• Collections of note include the papers of writers William J. Lederer (author of The Ugly American, Nation of Sheep, and Their Own Worst Enemy), William Manchester (The Death of a President and American Caesar), Jodi Picoult (many novels from Songs of the Humpback Whale in 1992 to The Storyteller in 2013), Mary Doyle Curran (The Parish and the Hill).
  • Journalism
    • Journalists and photojournalists associated with traditional print and new media, including an important collection for the Liberation News Service, a media service for the alternative press, and the Social Change Periodicals Collection, which includes alternative and radical small press publications. The papers of Sidney Topol provide insight into the technical development of cable television.
  • Literary criticism and linguistics
    • The papers of literary scholars associated with the University; records of the Massachusetts Review.
  • Performing arts
    • The vibrant performing arts community in western Massachusetts is well represented in SCUA through groups ranging from the Arcadia Players Baroque music ensemble to theater troupes such as Double Edge Theater, the Valley Light Opera, and the New World Theater. Among the most significant national collections are the Roberta Uno Asian Women Playwrights Collection and the papers of African American expatriate actor and director Gordon Heath, while the James Ellis Theatre Collection includes nearly 8,000 printed volumes on the English and American stage, 1750-1915, along with numerous broadsides, graphics, and some manuscript materials. Musical collections include the papers of Philip Bezanson and Charles Bestor, the score collection of Julian Olevsky, and the Katanka Fraser Political Music Collection.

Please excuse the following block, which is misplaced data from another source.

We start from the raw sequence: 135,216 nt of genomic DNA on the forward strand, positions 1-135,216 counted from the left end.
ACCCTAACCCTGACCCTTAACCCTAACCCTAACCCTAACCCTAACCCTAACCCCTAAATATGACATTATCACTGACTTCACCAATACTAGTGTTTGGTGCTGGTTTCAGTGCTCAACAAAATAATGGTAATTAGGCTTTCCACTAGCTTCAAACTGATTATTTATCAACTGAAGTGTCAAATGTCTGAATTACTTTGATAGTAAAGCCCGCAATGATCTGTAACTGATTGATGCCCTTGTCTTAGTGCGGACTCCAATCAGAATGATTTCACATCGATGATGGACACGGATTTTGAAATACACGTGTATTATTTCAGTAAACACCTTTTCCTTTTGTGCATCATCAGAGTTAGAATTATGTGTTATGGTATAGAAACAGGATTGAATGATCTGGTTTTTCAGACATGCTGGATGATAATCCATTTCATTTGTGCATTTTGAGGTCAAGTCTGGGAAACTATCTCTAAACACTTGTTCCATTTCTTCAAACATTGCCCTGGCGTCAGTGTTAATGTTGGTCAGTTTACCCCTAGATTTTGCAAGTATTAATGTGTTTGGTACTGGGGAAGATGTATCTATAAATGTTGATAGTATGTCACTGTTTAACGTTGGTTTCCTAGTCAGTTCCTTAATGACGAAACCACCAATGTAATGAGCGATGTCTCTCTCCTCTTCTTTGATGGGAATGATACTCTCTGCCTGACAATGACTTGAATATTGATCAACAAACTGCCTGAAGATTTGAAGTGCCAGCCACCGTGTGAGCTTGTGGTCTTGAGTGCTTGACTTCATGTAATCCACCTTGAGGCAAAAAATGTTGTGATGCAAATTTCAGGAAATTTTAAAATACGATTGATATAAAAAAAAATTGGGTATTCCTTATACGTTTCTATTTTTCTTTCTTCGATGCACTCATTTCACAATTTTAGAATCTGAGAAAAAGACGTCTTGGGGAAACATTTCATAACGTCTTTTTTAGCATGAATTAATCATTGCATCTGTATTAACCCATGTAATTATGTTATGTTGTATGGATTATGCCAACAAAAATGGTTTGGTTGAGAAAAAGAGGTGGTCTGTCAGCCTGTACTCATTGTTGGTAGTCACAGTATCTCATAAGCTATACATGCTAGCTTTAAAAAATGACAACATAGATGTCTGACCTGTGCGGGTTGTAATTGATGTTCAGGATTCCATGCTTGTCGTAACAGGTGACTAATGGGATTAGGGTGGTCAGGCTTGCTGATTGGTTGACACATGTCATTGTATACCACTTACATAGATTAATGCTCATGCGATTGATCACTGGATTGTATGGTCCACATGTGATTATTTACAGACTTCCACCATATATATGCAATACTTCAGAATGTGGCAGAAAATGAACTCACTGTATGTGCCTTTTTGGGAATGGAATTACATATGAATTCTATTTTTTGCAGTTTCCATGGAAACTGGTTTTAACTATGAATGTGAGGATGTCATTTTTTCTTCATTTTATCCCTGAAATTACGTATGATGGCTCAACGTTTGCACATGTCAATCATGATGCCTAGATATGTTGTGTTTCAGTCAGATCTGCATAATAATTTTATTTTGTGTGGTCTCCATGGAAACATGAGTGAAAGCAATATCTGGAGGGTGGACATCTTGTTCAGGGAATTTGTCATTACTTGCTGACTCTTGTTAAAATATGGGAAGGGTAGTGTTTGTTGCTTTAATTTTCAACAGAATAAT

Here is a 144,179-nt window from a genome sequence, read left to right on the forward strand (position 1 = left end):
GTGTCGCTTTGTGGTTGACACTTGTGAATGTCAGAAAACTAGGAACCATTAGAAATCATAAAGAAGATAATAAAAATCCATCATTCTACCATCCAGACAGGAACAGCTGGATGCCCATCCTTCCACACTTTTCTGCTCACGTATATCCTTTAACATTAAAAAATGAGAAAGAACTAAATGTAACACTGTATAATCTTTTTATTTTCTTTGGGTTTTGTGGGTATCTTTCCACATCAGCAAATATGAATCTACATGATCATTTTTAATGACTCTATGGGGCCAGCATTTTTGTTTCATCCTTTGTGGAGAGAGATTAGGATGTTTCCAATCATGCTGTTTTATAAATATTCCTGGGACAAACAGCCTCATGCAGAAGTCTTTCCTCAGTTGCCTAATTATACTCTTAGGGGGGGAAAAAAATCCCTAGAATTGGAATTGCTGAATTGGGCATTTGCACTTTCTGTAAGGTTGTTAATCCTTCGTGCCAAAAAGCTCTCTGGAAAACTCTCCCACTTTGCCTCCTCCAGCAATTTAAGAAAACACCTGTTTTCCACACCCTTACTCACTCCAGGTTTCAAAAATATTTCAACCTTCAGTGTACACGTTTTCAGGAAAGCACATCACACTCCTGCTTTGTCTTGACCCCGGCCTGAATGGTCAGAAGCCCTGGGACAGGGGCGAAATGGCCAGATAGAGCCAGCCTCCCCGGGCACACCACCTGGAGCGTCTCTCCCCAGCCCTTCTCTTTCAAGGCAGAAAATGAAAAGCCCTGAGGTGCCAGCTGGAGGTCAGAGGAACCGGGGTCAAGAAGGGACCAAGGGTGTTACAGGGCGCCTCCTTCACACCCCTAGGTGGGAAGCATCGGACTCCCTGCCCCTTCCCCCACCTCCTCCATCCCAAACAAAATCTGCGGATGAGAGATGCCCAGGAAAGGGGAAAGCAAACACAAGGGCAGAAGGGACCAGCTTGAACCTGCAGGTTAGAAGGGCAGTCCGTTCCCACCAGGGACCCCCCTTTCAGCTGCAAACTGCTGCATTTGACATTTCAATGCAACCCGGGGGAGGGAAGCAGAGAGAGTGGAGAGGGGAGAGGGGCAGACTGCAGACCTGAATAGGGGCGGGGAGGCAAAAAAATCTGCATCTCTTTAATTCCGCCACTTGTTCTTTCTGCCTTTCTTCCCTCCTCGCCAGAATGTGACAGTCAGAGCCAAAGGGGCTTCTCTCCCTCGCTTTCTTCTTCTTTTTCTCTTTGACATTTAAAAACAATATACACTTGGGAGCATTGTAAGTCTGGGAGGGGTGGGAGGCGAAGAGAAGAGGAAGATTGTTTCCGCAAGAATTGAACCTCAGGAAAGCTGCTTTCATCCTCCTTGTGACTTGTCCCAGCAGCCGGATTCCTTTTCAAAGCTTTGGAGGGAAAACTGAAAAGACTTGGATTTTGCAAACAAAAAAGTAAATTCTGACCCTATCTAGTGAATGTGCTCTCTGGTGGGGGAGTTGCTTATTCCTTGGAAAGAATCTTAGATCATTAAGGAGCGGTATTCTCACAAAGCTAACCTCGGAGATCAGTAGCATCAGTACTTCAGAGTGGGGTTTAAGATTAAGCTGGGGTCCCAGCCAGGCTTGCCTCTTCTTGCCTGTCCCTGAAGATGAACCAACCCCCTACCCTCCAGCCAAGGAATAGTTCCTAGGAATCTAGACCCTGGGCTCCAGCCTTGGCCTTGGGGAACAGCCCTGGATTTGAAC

Printed materials

Within its holdings, SCUA houses collections of the published works of W.E.B. Du Bois, Robert Francis, Anne Halley, William J. Lederer, William Manchester, Thomas Mann, William Morris, Wallace Stevens, and William Butler Yeats, as well as the personal poetry libraries of Halley, Francis, and Stevens. The department also has an extensive collection of Science Fiction magazine fiction and Scottish literature.

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Livers, Susie D.

Susie D. Livers Papers, 1903-1907
1 flat box (1.5 linear feet)
Call no.: FS 122

Susie D. Livers arrived at Massachusetts Agricultural College in 1903 as a member of one of the college’s first co-ed classes. After graduating in 1907, Livers worked at Ginn & Company Publishers in Boston and then as a Detail Officer at the State School for Girls in Lancaster, Massachusetts.